Anger, Fear and Sorrow Consume Armenians Leaving Land Returned to Azerbaijan

Anger, Fear and Sorrow Consume Armenians Leaving Land Returned to Azerbaijan
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KALBAJAR, Azerbaijan—Charred homes and businesses line the main road that cuts through the mountain villages in this part of the South Caucasus. A faint smell of smoke hangs in the air. On the side of one torched building someone has scrawled a parting message: “We will be back.”
The ethnic Armenian inhabitants of the area are fleeing this land that is to be turned over to Azeri forces on Nov. 25 as part of a Russian-brokered peace deal between Armenia and Azerbaijan. And they are determined to destroy whatever they can’t take with them.
Trees have been felled. And nothing but a few workbooks and desks remain in the burned-out shell of a local school.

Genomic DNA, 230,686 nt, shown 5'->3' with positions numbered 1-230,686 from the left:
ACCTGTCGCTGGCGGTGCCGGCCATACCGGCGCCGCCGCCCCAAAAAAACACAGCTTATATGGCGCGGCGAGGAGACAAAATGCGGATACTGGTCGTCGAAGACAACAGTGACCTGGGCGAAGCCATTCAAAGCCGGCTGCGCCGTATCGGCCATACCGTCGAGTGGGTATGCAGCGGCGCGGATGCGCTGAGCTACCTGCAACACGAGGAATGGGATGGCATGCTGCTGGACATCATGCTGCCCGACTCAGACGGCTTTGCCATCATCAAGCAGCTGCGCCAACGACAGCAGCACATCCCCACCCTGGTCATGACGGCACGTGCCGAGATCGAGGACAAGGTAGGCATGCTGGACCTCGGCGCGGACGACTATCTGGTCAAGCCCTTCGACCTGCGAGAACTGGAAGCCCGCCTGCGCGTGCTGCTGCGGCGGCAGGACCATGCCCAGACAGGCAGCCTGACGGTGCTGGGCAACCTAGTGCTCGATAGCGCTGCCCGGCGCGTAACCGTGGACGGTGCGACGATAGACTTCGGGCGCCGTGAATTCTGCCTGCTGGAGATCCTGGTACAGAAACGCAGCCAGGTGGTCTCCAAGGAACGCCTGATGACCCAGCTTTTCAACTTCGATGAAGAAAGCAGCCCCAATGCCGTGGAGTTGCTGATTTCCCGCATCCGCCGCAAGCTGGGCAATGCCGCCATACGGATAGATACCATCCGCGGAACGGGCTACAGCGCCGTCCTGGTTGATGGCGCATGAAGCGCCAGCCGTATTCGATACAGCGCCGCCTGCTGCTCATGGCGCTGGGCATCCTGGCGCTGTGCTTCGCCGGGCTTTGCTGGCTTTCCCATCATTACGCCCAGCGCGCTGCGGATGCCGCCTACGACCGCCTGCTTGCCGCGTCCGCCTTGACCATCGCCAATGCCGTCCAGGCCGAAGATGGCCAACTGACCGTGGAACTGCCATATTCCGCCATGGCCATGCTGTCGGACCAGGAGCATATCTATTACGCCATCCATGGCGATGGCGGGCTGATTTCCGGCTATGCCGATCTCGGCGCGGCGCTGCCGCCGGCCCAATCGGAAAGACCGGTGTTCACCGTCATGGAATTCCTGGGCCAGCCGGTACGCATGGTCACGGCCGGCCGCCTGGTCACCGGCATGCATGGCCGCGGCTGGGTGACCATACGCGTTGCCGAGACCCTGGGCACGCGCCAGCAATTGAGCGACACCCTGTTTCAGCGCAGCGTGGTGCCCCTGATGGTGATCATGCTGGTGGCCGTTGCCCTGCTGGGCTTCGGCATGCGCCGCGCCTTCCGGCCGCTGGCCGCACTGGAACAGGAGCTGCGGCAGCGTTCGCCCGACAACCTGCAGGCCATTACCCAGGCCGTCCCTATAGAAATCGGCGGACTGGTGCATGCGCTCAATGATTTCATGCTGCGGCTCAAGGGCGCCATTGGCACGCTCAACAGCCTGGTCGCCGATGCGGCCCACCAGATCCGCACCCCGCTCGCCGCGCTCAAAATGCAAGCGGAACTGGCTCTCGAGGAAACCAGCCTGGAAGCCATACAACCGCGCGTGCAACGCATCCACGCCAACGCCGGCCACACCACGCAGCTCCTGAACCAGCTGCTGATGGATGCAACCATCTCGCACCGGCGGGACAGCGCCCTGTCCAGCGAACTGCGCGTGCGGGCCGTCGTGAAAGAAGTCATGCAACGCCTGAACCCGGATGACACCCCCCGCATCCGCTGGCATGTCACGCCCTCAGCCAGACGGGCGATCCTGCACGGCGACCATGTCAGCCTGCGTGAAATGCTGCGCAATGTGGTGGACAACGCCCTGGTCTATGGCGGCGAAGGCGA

“We are builders, not burners. It is something that is hard to do,” said Arshak Zakaryan, who was methodically dismantling the restaurant his family has run for two years on the outskirts of Dadivank, a village in the Kalbajar district. “We can’t live with Azeris,” said the 52-year-old entrepreneur, who keeps an AK-47 rifle close at hand.
Kalbajar and two other districts next to the disputed region of Nagorno-Karabakh are to be handed back to Azerbaijan from Armenia as part of a Nov. 10 agreement ending six weeks of fighting between the two countries over the enclave.